If you spend a lot of time writing email and wondering what happens after you hit send (“Did he get it?! Did he open it?! Did he click on anything?! OMG!”) then you’ll love ToutApp, which lets you see what happens to your email in real time. You can send 5 traceable emails a day for free, or pay as little as $12/month if that won’t do the trick.
Obviously, the benefits are clear from a sales perspective, but I’ve been using it as a freelancer and learning quite a bit about human psychology. Founder Tawheed Kader was nice enough to jump on the phone to provide some expert analysis on what it all MEANS. So without further ado, here’s a list of eight ways I’ve learned that people look at email differently than I’d expected, with insight from TK. We’ll follow that up with some discussion on privacy and ethics.
Secret #1: People lie constantly about whether or not they’ve received a particular email
They’ll tell me they haven’t looked at something or they didn’t receive it, but with ToutApp I can see that not only did they get it, but they opened it 17 times.
I didn’t realize that happened. I might be dense, but I always took people at their word when they said they didn’t get an email or hadn’t looked at it. “Yeah, I wouldn’t be surprised [about that],” TK said. “I think ‘I didn’t look at it’ is a pretty commonly used excuse for ‘Oh, I haven’t responded to it yet.'”
This leads to an awkward situation where I know they looked at it, but THEY don’t know that I know they looked at it. This makes me feel like I’m cheating, but TK says, “Well, we like to think of it as more of a secret weapon.”
Secret #2: People forward email around a lot.
I’ll send an email to San Francisco and it’ll get sent to West Virginia, where I know someone’s assistant is, and then get opened back in SF again. Are people having meetings to discuss my email? Is this something everybody else but me knew happened, and I need Tout to figure it out because I’m socially dense?
I don’t think it’s common knowledge by any means,” TK said. “Everyone has different email habits; they deal with email differently. Sometimes they’ll have their assistant look through their inbox. Sometimes they’ll loop someone else in. More and more communication is happening over email, so we want to add a level of transparency around it so that you can kind of be better at it, basically.”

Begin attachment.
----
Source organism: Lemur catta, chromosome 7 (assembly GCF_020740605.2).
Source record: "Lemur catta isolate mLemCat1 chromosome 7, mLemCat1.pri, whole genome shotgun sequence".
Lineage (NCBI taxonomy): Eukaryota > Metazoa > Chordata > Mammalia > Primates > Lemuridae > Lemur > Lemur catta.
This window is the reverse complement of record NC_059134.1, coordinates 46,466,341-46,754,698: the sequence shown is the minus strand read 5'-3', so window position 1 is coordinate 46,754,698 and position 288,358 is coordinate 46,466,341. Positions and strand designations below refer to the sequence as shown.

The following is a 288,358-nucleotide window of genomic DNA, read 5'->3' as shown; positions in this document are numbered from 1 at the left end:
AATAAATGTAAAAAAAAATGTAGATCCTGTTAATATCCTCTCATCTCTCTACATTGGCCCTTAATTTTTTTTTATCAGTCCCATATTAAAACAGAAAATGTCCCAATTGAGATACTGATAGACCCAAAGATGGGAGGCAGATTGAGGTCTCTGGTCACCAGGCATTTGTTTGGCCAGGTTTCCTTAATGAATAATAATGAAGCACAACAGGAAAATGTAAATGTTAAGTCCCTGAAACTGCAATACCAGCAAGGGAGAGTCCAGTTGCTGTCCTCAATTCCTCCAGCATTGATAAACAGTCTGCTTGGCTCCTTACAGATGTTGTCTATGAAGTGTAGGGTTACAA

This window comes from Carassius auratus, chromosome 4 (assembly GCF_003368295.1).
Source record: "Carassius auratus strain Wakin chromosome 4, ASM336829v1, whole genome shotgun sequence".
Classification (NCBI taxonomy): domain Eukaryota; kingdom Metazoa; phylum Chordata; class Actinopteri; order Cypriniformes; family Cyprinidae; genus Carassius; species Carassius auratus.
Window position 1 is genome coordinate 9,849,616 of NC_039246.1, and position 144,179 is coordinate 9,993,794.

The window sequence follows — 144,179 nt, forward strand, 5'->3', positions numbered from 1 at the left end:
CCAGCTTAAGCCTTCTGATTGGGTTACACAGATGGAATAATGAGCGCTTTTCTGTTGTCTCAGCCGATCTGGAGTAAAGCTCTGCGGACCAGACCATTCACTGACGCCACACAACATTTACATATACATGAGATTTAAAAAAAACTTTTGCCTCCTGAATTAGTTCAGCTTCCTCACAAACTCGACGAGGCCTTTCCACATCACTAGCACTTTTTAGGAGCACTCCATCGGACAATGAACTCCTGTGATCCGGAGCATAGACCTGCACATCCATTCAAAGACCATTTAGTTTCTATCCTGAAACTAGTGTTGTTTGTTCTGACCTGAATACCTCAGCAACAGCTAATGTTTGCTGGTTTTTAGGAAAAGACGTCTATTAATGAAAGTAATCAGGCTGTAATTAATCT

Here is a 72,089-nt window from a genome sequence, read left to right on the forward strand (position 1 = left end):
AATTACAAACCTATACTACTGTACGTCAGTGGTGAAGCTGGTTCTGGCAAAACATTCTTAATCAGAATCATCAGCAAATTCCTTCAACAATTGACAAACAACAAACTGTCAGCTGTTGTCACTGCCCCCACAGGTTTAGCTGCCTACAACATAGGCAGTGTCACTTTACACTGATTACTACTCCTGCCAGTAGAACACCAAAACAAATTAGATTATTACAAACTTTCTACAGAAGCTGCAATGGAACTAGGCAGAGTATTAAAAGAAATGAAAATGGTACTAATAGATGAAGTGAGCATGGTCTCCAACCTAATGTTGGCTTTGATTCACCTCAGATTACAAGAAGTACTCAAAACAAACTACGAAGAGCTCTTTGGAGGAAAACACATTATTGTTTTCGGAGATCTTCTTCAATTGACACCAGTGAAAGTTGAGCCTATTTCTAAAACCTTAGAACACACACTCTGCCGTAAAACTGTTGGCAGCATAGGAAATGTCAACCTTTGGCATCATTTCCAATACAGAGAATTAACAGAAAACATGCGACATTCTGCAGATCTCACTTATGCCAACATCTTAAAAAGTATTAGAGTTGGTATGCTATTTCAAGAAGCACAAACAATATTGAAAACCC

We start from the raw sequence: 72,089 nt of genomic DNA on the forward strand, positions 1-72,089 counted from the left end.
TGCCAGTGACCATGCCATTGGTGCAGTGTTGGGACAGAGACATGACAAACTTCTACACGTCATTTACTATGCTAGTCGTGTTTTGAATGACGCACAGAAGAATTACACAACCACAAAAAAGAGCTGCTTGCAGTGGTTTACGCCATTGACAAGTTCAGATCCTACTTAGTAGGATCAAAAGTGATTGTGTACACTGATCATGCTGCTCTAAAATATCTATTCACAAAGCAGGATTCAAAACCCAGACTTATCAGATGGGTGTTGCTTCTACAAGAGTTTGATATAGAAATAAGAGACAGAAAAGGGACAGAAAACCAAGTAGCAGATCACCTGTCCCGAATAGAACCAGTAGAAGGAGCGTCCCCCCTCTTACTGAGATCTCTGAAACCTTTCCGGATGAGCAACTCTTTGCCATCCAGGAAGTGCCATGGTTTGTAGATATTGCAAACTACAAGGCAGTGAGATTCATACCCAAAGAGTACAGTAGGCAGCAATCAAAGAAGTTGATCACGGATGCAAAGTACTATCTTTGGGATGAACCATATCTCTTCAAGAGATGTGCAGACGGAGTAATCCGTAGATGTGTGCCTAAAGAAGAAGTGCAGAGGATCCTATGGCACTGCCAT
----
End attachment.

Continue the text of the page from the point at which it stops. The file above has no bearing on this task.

Tout gets you out of what TK calls the ‘no clue zone,’ where you have no clue what’s happening to your communication. You can at least get some more clues about whether they just ignored it and they’re looking at it, or they never even got a chance to see it, so you should probably remind them about whatever you sent before.
Secret #3: Editors act differently when they like a piece you sent them versus one they didn’t like.
One editor I have absolutely loves about 3/4 of the work I do, and about 1/4 of the time, will make me do extensive rewrites with no lead time. What I’ve learned using tout is that when I send him an email, and he clicks on it more than 5 times, he’ll click on it 15 or 20 times, and he’ll go back and forth between the email I just sent and the original assignment that he’d emailed me, then I know that I have to set aside two hours that evening for the rewrite.
It also made me aware of the fact that this particular editor wants my writing to stick very closely to the assignment letter, even though he’s told me to use it as a leading off point. Now I look at it very closely while I write.
Secret #4: Sometimes people click on the wrong links…or I forget to send them the right ones.
An editor wanted me to interview a startup she’d heard about at SXSW, and I emailed them and I noticed they were clicking on my link for my site and not clicking on the link for the site I write for. That was BAD because this site is pretty random and the site I write for is specific to their industry. I immediately emailed them again with the right link and got the interview right away.
(Not-So) Secret #5: People like emails that definitely don’t suck. [Read more…]